Editor’s Note: Pete Buttigieg is one of 10 presidential candidates taking part in a Democratic debate Tuesday, July 30, at 8:00 p.m. ET on CNN. Ten others will debate on Wednesday evening. He is the mayor of South Bend, Indiana. The views expressed are his own. View more opinion articles on CNN.
While I was overseas in Afghanistan, the greatest lesson I learned wasn’t about counterterrorism or geopolitics or scouting out the best food in the chow hall. It was learning to trust my life to people completely different from me. The military I belonged to drew people from all ages, racial backgrounds and regions of our country. In many ways, we had nothing in common except the fact that we were all American.
On each one of the 119 trips I took outside the wire – be it driving or guarding a vehicle – I learned what it meant to trust someone else with my life, and vice versa. The men and women who got in my vehicle didn’t care whether I was a Democrat or a Republican, or whether my father did or didn’t have papers when he immigrated here. They cared about whether my M4 was locked and loaded, and whether I had selected the route with the fewest improvised explosive device threats. They just wanted to get home safe, like I did.
It was a life-changing sense of trust in others – and one I wish more Americans had. But I don’t believe you should have to go to war in order to build that kind of trust and understanding, which is why I’m determined to knit together our social fabric through a new call to service.
At this moment, when faith in our institutions is at record lows – when social media and deepening polarization have put us into bubbles and less than 6 in 10 Americans express trust in their fellow Americans – we can’t heal our democracy unless we first heal the deep divisions between us. National service would help achieve exactly that.
First, our plan will immediately triple paid service opportunities, targeted toward America’s high school graduates, community college and vocational students. And we’ll offer those service fellows consideration for job training, hiring preferences and student debt forgiveness.
Second, we recognize that communities are where so much problem solving happens. So, I propose that the federal government support communities coming up with their own service opportunities. We’ll issue competitive grants to cities, towns and regions, which can then create a whole culture of service around the issues that matter most to their respective communities.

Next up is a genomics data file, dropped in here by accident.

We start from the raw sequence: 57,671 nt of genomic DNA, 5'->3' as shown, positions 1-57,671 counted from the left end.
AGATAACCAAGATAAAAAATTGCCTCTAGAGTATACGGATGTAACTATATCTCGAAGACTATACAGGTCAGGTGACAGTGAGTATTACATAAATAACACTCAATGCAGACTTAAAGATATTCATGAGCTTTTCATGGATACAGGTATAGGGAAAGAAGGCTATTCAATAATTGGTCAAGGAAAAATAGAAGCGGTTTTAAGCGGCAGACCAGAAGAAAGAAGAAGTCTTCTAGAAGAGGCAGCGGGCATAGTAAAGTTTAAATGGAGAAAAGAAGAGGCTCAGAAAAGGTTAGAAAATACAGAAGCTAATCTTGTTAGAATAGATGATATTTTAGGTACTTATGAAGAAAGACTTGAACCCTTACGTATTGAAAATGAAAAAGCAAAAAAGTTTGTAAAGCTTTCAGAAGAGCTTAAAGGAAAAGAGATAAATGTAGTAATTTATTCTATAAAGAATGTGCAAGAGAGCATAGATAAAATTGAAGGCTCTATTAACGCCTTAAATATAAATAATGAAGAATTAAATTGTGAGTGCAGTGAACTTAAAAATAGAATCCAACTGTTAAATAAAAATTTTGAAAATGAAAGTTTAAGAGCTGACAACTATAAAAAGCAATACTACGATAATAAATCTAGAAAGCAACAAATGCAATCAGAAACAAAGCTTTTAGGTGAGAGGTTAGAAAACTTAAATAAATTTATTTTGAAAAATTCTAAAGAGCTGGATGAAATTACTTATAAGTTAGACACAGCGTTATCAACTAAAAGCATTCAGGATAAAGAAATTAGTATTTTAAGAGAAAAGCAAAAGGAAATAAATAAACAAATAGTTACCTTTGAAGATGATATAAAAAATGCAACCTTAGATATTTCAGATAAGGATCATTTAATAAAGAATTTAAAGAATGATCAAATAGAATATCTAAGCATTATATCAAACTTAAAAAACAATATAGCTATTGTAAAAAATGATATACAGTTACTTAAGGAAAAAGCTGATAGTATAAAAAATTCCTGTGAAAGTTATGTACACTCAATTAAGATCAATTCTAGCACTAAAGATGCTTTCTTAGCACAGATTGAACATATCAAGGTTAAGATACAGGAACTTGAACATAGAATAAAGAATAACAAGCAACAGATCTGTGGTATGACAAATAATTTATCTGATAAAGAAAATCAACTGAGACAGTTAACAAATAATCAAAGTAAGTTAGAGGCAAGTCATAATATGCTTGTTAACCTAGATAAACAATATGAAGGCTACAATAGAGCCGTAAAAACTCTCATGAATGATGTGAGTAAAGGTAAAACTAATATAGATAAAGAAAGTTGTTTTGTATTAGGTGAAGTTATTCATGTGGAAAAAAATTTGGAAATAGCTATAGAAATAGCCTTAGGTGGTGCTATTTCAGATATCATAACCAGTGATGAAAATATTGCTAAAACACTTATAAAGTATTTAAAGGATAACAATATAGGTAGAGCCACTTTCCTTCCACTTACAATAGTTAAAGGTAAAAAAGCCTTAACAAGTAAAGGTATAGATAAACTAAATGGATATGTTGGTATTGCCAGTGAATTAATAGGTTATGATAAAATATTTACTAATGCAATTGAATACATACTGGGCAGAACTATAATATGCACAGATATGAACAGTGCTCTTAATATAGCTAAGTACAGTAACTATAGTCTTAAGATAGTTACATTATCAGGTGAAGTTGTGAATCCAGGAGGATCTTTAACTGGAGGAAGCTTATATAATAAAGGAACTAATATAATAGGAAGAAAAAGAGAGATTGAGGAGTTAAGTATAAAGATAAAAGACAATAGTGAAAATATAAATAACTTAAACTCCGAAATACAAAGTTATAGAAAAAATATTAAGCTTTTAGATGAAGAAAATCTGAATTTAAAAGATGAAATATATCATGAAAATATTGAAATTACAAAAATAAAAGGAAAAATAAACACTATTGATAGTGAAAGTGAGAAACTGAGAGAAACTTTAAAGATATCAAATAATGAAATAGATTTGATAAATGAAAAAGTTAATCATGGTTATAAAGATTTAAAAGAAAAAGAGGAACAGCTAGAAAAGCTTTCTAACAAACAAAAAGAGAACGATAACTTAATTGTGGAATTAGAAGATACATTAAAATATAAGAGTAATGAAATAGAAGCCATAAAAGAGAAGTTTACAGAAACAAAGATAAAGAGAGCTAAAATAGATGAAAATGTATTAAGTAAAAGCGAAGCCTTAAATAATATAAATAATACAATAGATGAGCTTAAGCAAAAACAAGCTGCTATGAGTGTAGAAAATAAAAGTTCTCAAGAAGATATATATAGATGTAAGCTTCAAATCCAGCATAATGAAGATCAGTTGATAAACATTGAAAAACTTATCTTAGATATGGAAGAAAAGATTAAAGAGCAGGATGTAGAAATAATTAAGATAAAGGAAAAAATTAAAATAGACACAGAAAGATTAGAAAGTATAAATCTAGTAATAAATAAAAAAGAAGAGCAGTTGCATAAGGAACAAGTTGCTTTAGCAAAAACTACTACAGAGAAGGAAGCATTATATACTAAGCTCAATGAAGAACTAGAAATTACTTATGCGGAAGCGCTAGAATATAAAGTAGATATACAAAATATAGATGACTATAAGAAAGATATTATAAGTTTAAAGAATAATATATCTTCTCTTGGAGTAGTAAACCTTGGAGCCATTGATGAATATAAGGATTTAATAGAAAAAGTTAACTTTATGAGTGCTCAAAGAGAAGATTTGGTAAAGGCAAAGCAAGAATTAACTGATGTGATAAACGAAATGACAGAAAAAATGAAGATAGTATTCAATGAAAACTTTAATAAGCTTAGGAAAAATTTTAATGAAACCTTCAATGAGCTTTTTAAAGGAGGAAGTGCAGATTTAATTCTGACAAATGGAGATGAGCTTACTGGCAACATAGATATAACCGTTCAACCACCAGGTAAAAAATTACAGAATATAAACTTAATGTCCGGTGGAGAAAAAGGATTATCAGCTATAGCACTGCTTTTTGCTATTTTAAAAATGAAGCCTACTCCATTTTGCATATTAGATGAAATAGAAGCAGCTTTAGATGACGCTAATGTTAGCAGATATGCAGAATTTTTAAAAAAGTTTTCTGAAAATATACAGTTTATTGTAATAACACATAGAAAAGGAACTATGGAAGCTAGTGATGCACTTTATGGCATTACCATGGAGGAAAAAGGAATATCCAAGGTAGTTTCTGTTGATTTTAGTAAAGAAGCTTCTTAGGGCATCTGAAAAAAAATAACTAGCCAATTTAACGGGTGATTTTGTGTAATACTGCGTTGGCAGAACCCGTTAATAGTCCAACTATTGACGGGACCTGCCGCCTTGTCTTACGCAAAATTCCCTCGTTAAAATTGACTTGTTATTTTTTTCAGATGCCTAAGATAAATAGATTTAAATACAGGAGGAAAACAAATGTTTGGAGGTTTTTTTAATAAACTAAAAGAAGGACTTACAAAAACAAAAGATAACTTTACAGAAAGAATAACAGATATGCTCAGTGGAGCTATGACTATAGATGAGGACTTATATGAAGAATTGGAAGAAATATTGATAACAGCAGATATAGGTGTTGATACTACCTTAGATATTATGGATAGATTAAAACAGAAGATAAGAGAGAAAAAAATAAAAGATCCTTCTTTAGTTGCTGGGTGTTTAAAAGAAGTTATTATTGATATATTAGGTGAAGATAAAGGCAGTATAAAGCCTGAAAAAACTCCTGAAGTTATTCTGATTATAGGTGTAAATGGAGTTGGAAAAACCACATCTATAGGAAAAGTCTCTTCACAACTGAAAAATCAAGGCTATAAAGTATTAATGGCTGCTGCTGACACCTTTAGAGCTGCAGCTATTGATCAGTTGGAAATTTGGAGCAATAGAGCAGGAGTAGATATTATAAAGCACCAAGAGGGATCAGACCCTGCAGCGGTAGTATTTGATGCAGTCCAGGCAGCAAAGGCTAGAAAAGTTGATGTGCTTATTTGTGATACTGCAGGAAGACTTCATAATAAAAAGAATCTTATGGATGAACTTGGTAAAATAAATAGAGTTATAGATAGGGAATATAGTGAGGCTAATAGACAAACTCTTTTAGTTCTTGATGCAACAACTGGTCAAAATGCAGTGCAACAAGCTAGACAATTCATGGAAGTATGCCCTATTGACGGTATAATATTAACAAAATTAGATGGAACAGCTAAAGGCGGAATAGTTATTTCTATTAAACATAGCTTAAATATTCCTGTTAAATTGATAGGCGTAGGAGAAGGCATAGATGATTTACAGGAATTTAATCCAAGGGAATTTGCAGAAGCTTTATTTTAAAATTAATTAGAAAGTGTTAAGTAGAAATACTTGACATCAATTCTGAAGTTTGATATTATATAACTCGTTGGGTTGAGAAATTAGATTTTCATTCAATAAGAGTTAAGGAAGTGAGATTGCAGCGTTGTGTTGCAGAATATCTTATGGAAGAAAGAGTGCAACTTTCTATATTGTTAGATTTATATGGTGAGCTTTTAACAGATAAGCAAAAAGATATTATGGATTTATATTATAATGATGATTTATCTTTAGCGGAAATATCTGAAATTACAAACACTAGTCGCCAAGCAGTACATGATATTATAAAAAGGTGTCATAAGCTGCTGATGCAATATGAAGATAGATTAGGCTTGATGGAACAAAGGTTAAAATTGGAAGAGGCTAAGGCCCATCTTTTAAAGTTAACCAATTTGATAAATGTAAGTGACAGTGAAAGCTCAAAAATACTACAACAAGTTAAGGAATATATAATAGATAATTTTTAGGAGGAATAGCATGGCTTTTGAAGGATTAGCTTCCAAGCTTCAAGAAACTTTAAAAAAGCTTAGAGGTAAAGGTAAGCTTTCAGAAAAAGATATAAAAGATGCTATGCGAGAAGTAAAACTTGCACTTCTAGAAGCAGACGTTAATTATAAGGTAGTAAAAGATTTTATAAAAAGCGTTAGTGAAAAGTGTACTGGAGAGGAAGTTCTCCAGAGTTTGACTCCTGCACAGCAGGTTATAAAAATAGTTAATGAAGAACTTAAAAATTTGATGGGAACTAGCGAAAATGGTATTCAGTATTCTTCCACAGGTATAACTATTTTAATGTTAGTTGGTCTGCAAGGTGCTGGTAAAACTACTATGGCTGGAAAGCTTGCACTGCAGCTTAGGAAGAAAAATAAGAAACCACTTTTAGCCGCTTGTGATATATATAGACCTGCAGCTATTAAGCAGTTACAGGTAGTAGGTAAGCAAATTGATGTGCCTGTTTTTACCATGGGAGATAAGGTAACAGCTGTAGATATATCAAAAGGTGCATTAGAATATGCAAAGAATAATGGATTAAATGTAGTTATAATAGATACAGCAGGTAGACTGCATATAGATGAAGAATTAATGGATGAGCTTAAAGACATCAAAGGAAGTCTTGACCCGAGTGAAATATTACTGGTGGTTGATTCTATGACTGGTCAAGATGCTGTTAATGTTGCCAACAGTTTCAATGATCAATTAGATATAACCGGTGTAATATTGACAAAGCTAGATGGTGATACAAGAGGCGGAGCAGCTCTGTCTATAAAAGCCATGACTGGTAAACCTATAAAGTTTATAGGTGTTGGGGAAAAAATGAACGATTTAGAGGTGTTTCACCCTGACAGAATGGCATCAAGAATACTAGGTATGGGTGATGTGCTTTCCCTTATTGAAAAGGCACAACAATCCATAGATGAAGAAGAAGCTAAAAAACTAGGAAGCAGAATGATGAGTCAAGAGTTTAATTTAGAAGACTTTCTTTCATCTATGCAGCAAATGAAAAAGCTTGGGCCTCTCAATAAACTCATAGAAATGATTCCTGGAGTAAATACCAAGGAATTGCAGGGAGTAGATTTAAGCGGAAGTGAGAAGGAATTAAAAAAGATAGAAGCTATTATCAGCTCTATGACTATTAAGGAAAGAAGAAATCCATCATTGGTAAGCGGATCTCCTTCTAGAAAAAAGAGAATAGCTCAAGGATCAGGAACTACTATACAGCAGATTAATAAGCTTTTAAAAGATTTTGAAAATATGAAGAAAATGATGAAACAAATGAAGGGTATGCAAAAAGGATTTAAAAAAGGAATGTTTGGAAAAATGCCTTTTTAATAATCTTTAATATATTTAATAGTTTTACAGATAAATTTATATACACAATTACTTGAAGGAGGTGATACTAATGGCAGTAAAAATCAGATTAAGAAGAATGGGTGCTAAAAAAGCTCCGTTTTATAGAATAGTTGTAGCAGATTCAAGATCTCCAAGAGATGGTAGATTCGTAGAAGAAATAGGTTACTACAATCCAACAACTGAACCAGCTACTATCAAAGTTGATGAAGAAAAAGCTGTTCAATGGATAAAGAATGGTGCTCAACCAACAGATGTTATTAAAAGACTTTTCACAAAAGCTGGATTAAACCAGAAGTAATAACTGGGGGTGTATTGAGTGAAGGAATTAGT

Third, we’ll invest in service so that by 2026 – on our nation’s 250th anniversary – we’ve created paid service opportunities for 1 million young people, all of which will be overseen by a Chief Service Officer with direct access to the Oval Office.
How many young Americans would consider joining a Community Health Corps, helping people dealing with mental health issues and addiction? How many would join an Intergenerational Corps, to serve seniors and ensure that they age well? How many would be excited to be a part of a Climate Corps, supporting first responders in the wake of disaster, weatherizing homes and building our country more sustainably?
There’s a reason that the Peace Corps, AmeriCorps and the military are all turning away far more applicants than they can accept. The desire to be useful – the hunger to contribute – is out there. We’re seeing it everywhere in this campaign.
In fact, wherever we go on the trail, we’re making a point of meeting with local service leaders in the different places we visit.
We’ll know we’ve succeeded when the first question a young person gets applying for a job or applying to college is not just “Where are you from?” but “Where did you serve? And what did you learn?”
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By bringing together Americans from every walk of life, we can begin to repair the fraying fabric of our nation. We can invest in rebuilding our nation, as every dollar invested into service programs has been estimated to yield fourfold economic benefits, according to a Columbia University study. We can open up an entire new pathway for young people to meaningfully engage in their communities and in different places around the world, while building the skills to set them up for success in future careers. And we can shape a new generation of citizens, bound by mutual service, and aware of the common values that unite us as Americans.
I’m proud to issue this call to service, and I can’t wait to see Americans across the country step forward to answer it.